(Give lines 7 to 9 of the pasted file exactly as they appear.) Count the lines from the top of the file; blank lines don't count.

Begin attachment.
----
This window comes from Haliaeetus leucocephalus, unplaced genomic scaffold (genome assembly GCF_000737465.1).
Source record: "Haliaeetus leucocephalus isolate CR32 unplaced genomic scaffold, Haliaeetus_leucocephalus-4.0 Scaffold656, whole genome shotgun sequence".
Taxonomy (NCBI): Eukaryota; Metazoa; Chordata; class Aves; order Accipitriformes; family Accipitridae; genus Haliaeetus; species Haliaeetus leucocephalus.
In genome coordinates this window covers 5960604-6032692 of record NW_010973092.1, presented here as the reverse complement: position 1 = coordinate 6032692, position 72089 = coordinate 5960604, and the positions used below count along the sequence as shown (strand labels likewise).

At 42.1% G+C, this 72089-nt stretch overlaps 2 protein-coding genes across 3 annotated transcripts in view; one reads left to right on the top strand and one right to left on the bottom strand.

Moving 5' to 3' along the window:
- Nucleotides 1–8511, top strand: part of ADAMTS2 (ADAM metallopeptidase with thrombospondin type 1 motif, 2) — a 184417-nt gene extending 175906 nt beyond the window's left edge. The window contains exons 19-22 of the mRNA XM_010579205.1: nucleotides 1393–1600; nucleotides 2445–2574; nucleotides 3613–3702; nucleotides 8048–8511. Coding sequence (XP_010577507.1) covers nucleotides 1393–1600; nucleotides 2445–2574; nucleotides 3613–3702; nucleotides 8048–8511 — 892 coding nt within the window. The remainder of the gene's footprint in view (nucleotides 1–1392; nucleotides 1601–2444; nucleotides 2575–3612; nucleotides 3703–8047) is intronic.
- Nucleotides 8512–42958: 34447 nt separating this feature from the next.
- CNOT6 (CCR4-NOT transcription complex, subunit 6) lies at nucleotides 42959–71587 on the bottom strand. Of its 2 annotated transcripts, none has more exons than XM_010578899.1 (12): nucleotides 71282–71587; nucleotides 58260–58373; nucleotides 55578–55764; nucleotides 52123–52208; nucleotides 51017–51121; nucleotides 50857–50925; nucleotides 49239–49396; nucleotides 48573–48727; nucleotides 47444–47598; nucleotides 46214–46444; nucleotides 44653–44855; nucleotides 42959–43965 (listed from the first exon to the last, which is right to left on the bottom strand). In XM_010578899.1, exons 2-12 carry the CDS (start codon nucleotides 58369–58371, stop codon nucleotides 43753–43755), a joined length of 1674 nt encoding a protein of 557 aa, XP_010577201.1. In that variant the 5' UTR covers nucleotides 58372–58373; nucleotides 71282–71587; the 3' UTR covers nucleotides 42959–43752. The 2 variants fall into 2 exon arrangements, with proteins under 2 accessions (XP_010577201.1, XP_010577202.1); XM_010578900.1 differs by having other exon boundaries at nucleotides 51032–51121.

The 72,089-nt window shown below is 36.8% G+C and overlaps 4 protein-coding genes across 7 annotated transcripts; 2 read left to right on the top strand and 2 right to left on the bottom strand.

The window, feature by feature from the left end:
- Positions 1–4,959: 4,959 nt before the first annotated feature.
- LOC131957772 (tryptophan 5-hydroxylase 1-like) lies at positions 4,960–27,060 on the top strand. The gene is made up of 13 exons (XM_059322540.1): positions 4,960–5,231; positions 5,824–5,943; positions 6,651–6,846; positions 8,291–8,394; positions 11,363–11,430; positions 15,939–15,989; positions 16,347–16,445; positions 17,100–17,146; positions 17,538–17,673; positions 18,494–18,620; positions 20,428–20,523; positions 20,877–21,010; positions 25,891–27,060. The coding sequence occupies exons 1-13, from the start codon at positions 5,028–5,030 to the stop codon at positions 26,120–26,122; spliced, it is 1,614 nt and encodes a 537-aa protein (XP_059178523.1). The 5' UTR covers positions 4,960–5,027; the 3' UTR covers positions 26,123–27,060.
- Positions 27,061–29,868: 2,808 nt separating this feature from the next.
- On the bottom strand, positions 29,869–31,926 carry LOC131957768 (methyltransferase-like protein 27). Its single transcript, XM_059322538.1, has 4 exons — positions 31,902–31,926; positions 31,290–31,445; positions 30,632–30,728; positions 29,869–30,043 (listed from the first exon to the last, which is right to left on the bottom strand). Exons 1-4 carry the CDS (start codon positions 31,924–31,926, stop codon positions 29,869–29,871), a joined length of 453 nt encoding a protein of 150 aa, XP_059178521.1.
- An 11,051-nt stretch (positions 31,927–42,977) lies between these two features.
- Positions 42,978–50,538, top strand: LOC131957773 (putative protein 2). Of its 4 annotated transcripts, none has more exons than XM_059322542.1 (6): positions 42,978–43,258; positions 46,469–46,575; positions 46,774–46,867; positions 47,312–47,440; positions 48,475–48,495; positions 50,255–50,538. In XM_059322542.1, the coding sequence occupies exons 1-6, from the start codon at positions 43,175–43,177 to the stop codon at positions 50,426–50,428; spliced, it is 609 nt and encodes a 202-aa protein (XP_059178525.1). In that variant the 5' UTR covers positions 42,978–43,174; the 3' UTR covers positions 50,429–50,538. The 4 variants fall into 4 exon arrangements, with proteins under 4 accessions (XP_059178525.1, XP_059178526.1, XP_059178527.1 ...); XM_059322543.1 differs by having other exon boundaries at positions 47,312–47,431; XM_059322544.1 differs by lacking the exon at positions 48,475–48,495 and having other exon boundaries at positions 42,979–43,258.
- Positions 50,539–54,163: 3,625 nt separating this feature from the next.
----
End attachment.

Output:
- Nucleotides 1–8511, top strand: part of ADAMTS2 (ADAM metallopeptidase with thrombospondin type 1 motif, 2) — a 184417-nt gene extending 175906 nt beyond the window's left edge. The window contains exons 19-22 of the mRNA XM_010579205.1: nucleotides 1393–1600; nucleotides 2445–2574; nucleotides 3613–3702; nucleotides 8048–8511. Coding sequence (XP_010577507.1) covers nucleotides 1393–1600; nucleotides 2445–2574; nucleotides 3613–3702; nucleotides 8048–8511 — 892 coding nt within the window. The remainder of the gene's footprint in view (nucleotides 1–1392; nucleotides 1601–2444; nucleotides 2575–3612; nucleotides 3703–8047) is intronic.
- Nucleotides 8512–42958: 34447 nt separating this feature from the next.
- CNOT6 (CCR4-NOT transcription complex, subunit 6) lies at nucleotides 42959–71587 on the bottom strand. Of its 2 annotated transcripts, none has more exons than XM_010578899.1 (12): nucleotides 71282–71587; nucleotides 58260–58373; nucleotides 55578–55764; nucleotides 52123–52208; nucleotides 51017–51121; nucleotides 50857–50925; nucleotides 49239–49396; nucleotides 48573–48727; nucleotides 47444–47598; nucleotides 46214–46444; nucleotides 44653–44855; nucleotides 42959–43965 (listed from the first exon to the last, which is right to left on the bottom strand). In XM_010578899.1, exons 2-12 carry the CDS (start codon nucleotides 58369–58371, stop codon nucleotides 43753–43755), a joined length of 1674 nt encoding a protein of 557 aa, XP_010577201.1. In that variant the 5' UTR covers nucleotides 58372–58373; nucleotides 71282–71587; the 3' UTR covers nucleotides 42959–43752. The 2 variants fall into 2 exon arrangements, with proteins under 2 accessions (XP_010577201.1, XP_010577202.1); XM_010578900.1 differs by having other exon boundaries at nucleotides 51032–51121.